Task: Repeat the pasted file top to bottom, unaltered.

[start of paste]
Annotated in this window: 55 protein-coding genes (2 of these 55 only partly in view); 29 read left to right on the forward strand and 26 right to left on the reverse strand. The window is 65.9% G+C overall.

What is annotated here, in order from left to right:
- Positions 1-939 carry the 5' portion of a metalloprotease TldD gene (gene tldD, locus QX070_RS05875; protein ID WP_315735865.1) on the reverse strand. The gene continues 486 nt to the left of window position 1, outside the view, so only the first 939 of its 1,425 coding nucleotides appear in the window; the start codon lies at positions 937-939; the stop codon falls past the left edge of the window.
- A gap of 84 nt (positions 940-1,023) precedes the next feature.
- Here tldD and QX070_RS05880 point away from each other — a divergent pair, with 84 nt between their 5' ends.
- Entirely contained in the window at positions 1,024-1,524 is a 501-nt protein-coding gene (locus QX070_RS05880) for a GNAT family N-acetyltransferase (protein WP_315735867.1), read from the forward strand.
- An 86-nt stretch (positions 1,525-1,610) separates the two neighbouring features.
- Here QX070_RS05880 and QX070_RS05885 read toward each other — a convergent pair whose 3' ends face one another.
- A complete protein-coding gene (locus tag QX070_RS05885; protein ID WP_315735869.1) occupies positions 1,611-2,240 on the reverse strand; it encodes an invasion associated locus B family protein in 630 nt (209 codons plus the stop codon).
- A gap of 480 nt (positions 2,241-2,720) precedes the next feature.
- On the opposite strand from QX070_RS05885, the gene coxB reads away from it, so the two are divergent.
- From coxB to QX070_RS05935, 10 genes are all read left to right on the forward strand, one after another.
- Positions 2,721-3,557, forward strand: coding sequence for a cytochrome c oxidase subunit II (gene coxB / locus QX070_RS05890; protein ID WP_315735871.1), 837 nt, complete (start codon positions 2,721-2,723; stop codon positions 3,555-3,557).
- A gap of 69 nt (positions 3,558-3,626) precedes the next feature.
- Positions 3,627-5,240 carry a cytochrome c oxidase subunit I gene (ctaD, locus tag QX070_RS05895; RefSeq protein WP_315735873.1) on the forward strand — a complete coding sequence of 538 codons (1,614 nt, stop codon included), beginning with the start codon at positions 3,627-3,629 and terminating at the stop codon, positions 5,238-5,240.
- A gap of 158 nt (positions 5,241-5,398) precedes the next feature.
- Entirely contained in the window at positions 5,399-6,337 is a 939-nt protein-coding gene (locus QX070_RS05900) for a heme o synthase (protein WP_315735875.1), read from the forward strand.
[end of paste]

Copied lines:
Annotated in this window: 55 protein-coding genes (2 of these 55 only partly in view); 29 read left to right on the forward strand and 26 right to left on the reverse strand. The window is 65.9% G+C overall.

What is annotated here, in order from left to right:
- Positions 1-939 carry the 5' portion of a metalloprotease TldD gene (gene tldD, locus QX070_RS05875; protein ID WP_315735865.1) on the reverse strand. The gene continues 486 nt to the left of window position 1, outside the view, so only the first 939 of its 1,425 coding nucleotides appear in the window; the start codon lies at positions 937-939; the stop codon falls past the left edge of the window.
- A gap of 84 nt (positions 940-1,023) precedes the next feature.
- Here tldD and QX070_RS05880 point away from each other — a divergent pair, with 84 nt between their 5' ends.
- Entirely contained in the window at positions 1,024-1,524 is a 501-nt protein-coding gene (locus QX070_RS05880) for a GNAT family N-acetyltransferase (protein WP_315735867.1), read from the forward strand.
- An 86-nt stretch (positions 1,525-1,610) separates the two neighbouring features.
- Here QX070_RS05880 and QX070_RS05885 read toward each other — a convergent pair whose 3' ends face one another.
- A complete protein-coding gene (locus tag QX070_RS05885; protein ID WP_315735869.1) occupies positions 1,611-2,240 on the reverse strand; it encodes an invasion associated locus B family protein in 630 nt (209 codons plus the stop codon).
- A gap of 480 nt (positions 2,241-2,720) precedes the next feature.
- On the opposite strand from QX070_RS05885, the gene coxB reads away from it, so the two are divergent.
- From coxB to QX070_RS05935, 10 genes are all read left to right on the forward strand, one after another.
- Positions 2,721-3,557, forward strand: coding sequence for a cytochrome c oxidase subunit II (gene coxB / locus QX070_RS05890; protein ID WP_315735871.1), 837 nt, complete (start codon positions 2,721-2,723; stop codon positions 3,555-3,557).
- A gap of 69 nt (positions 3,558-3,626) precedes the next feature.
- Positions 3,627-5,240 carry a cytochrome c oxidase subunit I gene (ctaD, locus tag QX070_RS05895; RefSeq protein WP_315735873.1) on the forward strand — a complete coding sequence of 538 codons (1,614 nt, stop codon included), beginning with the start codon at positions 3,627-3,629 and terminating at the stop codon, positions 5,238-5,240.
- A gap of 158 nt (positions 5,241-5,398) precedes the next feature.
- Entirely contained in the window at positions 5,399-6,337 is a 939-nt protein-coding gene (locus QX070_RS05900) for a heme o synthase (protein WP_315735875.1), read from the forward strand.